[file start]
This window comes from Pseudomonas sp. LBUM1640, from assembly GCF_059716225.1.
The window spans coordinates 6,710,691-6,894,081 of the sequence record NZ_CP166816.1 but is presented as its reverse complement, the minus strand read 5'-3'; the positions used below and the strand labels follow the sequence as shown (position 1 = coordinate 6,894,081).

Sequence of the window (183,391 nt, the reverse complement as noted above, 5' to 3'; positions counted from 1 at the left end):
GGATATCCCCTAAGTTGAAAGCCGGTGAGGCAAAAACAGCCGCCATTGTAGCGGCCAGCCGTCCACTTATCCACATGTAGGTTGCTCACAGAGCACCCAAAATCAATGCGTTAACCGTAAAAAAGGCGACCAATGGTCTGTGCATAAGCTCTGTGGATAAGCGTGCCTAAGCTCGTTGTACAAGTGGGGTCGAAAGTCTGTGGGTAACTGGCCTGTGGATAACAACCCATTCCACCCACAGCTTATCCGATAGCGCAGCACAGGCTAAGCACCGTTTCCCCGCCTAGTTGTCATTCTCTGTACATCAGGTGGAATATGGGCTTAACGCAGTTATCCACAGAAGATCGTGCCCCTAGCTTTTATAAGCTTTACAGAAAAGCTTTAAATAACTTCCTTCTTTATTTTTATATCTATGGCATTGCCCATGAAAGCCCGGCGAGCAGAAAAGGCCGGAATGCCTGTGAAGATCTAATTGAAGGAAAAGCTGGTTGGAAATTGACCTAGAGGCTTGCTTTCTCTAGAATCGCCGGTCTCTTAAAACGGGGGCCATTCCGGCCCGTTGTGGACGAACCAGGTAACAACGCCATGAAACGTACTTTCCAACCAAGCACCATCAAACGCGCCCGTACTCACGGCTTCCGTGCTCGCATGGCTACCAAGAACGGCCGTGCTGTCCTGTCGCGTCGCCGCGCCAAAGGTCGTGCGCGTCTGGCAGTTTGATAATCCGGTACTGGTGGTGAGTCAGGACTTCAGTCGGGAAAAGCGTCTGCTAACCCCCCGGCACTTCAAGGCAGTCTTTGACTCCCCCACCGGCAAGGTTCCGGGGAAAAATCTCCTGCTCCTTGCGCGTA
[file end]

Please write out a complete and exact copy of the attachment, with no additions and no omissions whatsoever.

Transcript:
This window comes from Pseudomonas sp. LBUM1640, from assembly GCF_059716225.1.
The window spans coordinates 6,710,691-6,894,081 of the sequence record NZ_CP166816.1 but is presented as its reverse complement, the minus strand read 5'-3'; the positions used below and the strand labels follow the sequence as shown (position 1 = coordinate 6,894,081).

Sequence of the window (183,391 nt, the reverse complement as noted above, 5' to 3'; positions counted from 1 at the left end):
GGATATCCCCTAAGTTGAAAGCCGGTGAGGCAAAAACAGCCGCCATTGTAGCGGCCAGCCGTCCACTTATCCACATGTAGGTTGCTCACAGAGCACCCAAAATCAATGCGTTAACCGTAAAAAAGGCGACCAATGGTCTGTGCATAAGCTCTGTGGATAAGCGTGCCTAAGCTCGTTGTACAAGTGGGGTCGAAAGTCTGTGGGTAACTGGCCTGTGGATAACAACCCATTCCACCCACAGCTTATCCGATAGCGCAGCACAGGCTAAGCACCGTTTCCCCGCCTAGTTGTCATTCTCTGTACATCAGGTGGAATATGGGCTTAACGCAGTTATCCACAGAAGATCGTGCCCCTAGCTTTTATAAGCTTTACAGAAAAGCTTTAAATAACTTCCTTCTTTATTTTTATATCTATGGCATTGCCCATGAAAGCCCGGCGAGCAGAAAAGGCCGGAATGCCTGTGAAGATCTAATTGAAGGAAAAGCTGGTTGGAAATTGACCTAGAGGCTTGCTTTCTCTAGAATCGCCGGTCTCTTAAAACGGGGGCCATTCCGGCCCGTTGTGGACGAACCAGGTAACAACGCCATGAAACGTACTTTCCAACCAAGCACCATCAAACGCGCCCGTACTCACGGCTTCCGTGCTCGCATGGCTACCAAGAACGGCCGTGCTGTCCTGTCGCGTCGCCGCGCCAAAGGTCGTGCGCGTCTGGCAGTTTGATAATCCGGTACTGGTGGTGAGTCAGGACTTCAGTCGGGAAAAGCGTCTGCTAACCCCCCGGCACTTCAAGGCAGTCTTTGACTCCCCCACCGGCAAGGTTCCGGGGAAAAATCTCCTGCTCCTTGCGCGTA